But in a touch of irony that carries shades of those who have been called out by “cancel culture,” Macquarie Dictionary are eschewing accountability and doubling down on the decision to go with two separate words instead of one, stating that “technically, it’s a lexical term.”

What’s more slightly irritating is Macquarie Dictionary’s word of the year honourable mentions list. With equally applicable words like “eco-anxiety,” “ngangkari” and “thicc,” why did they have to go with the one word that isn’t even one word?

Now this isn’t the first time that Macquarie Dictionary have played jump rope with the definition of “word.” 2018 saw “Me Too” be named word of the year while 2017 had “milkshake duck” be bestowed the increasinly-inaccurate honour so don’t expect Macquarie Dictionary to change its modus operandi any time soon.

Two K-Pop Stars Have Been Jailed For Sexual Assault, Yet Fans Are Fighting With Each Other

Some fans would rather clarify the correct music genre than respecting the victims.

WARNING: This article discusses sexual assault and rape.

In a high-profile ruling from the South Korean courts (as per The Guardian), K-pop stars Jung Joon-young and Choi Jong-hoon have been sentenced to six and five years in prison respectively over charges of gang rape.

Both Jung Joon-young, a solo artist, and Choi Jong-hoon, a former member of the boy band FT Island, were found guilty of gang-raping two different victims on two occasions in 2016. Additionally, Jung was also also convicted of filming himself having sex with other women without their knowledge and subsequently sharing the footage without their consent.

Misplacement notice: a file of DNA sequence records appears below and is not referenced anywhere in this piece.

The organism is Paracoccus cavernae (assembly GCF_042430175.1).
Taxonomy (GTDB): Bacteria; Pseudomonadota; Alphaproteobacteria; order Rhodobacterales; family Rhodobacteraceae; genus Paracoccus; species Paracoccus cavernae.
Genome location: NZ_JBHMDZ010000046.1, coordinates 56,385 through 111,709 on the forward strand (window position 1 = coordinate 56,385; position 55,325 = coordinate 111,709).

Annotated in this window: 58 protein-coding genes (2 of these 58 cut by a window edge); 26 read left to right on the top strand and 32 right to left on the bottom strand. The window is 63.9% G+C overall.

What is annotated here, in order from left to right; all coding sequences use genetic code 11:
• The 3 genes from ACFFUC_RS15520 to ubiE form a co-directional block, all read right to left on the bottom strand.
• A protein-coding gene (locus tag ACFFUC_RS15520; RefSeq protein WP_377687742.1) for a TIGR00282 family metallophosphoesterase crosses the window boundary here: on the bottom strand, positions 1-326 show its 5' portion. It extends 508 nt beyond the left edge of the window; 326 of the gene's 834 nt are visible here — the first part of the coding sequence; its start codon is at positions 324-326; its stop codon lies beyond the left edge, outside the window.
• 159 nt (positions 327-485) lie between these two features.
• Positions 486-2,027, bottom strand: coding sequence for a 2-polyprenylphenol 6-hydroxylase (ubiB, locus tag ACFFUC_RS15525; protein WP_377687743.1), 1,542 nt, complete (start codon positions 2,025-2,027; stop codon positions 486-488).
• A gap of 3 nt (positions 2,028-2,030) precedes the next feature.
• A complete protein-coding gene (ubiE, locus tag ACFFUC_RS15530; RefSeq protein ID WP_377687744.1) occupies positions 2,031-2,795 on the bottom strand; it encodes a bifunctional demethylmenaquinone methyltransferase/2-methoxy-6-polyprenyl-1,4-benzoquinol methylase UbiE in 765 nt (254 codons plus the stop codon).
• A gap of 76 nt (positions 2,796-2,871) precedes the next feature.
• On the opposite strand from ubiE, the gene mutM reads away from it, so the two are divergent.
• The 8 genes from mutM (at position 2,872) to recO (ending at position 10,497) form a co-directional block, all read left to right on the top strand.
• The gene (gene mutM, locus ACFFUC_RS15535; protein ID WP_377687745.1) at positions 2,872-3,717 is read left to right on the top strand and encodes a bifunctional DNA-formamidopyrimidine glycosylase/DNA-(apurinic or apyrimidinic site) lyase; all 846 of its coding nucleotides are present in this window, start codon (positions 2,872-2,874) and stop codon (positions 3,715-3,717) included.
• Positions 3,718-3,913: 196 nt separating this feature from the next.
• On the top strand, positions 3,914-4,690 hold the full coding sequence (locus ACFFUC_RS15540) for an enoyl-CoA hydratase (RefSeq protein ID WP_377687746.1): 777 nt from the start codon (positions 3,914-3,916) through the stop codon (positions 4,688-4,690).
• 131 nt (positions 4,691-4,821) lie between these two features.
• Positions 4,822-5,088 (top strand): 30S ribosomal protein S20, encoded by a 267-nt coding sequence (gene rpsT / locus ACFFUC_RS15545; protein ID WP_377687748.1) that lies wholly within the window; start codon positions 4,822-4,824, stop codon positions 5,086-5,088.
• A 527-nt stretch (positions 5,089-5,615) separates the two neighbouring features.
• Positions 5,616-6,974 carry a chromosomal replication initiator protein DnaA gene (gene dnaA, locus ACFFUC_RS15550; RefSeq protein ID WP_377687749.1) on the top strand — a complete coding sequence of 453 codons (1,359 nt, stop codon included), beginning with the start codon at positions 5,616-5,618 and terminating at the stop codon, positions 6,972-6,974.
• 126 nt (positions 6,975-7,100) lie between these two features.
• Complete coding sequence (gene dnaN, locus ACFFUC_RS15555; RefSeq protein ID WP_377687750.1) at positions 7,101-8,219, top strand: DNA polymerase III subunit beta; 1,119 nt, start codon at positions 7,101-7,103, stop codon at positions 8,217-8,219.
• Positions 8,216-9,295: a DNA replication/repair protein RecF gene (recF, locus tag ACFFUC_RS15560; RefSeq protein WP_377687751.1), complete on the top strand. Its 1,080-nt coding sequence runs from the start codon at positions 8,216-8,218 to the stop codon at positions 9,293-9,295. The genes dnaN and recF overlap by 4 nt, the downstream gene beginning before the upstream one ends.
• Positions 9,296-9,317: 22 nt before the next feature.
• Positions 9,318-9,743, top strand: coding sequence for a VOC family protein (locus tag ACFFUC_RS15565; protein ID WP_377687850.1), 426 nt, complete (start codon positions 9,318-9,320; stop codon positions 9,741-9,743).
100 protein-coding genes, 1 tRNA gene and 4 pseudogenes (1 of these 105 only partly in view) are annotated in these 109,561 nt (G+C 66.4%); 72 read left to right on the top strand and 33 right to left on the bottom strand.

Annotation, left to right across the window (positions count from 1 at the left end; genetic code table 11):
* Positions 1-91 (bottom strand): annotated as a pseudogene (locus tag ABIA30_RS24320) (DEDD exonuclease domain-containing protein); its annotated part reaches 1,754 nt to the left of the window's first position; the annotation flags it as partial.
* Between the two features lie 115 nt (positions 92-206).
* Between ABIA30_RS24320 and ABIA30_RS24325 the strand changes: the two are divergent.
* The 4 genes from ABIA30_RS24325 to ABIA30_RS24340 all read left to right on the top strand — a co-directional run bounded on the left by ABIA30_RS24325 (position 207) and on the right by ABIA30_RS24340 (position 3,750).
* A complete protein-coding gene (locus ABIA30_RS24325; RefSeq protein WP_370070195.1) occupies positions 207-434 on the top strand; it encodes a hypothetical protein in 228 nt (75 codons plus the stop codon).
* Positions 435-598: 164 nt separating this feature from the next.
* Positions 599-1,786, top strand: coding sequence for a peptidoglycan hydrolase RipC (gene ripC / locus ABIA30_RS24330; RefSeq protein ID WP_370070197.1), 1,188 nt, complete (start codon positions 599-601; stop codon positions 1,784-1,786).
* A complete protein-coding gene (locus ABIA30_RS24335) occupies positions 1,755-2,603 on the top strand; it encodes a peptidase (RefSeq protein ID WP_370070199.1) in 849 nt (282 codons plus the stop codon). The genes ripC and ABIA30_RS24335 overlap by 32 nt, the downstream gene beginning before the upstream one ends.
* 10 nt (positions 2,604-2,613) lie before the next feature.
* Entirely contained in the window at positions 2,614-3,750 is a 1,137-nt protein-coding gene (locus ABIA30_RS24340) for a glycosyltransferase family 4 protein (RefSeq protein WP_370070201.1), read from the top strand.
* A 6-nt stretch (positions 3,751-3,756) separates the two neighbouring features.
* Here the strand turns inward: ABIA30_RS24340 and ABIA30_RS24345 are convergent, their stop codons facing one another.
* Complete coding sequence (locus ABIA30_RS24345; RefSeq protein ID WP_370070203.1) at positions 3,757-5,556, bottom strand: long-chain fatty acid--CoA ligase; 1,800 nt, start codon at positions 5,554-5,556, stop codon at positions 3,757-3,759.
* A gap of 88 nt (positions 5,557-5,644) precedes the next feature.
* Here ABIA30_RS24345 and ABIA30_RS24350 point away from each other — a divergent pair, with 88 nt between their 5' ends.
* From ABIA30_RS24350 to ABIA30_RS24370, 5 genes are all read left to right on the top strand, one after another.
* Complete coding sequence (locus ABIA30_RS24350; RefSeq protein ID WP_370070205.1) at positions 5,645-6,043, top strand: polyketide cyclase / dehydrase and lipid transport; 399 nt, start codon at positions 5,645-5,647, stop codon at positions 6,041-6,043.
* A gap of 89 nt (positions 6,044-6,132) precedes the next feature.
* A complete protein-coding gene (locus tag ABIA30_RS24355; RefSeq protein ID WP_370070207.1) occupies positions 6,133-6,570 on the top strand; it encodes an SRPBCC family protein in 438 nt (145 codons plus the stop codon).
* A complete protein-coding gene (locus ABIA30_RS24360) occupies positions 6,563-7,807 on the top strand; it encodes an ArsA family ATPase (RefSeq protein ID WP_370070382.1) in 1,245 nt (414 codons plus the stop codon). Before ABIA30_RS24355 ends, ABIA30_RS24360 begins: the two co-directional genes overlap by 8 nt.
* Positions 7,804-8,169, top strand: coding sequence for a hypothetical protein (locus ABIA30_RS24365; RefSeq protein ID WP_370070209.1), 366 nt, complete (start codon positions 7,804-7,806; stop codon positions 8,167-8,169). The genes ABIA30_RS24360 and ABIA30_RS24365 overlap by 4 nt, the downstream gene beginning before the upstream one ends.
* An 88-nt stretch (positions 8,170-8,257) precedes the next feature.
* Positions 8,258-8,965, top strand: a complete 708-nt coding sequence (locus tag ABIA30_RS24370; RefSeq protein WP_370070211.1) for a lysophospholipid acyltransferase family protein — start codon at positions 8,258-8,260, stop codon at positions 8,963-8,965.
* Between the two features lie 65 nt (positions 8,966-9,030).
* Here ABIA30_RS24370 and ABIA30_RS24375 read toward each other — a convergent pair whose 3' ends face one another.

According to the BBC, the pair will also have to do 80 hours of sexual violence treatment courses and are barred from ever working with children.

The verdict handed down by the Seoul Central District Court rejected the pair’s claim that the sexual encounters were consensual, stating (via Yahoo) that:

“Jung and Choi took part in gang rape of victims who were intoxicated and unable to resist.

“It is hard to fathom the extent of suffering the victims must have gone through.”

The verdict stated that the pair perceived the victims only as “sexual objects” to be exploited and declared “They should assume social responsibility in proportion to their fame and wealth.”

Needless to say that the conviction ruling of both Jung Joon-young and Choi Jong-hoon caused ripples among K-pop fans due to the high-profile nature of the case. However the reaction of some leaves much to be desired as some decided to get into petty online spats or just straight up trolling with each other rather than show respect to the victims.

But perhaps the most egregious comments are the ones unironically trying to clarify that Jung Joon-young and Choi Jong-hoon are actually K-rock stars rather than K-pop and folks should get that straightened out.

Yes, because clarifying the music genre is the most pressing issue in this case.

In a conservative country like South Korea, the minimum sentence for rape is three years. However, many people commented on the duration of the sentences for Choi and Jung and claimed the penalties are too lenient when compared to what the victims faced.

The sentencing of Jung Joon-young and Choi Jong-hoon is the latest incident in what’s been one of the biggest sex scandals in recent South Korean and K-pop memory, colloquially named the Burning Sun scandal.

Both Jung and Choi were reportedly only caught when Korean authorities were investigating a separate instance of illegal activity involving former Big Bang member, Seungri.

If you, or anyone you know needs someone to talk to, contact Lifeline on 13 11 14.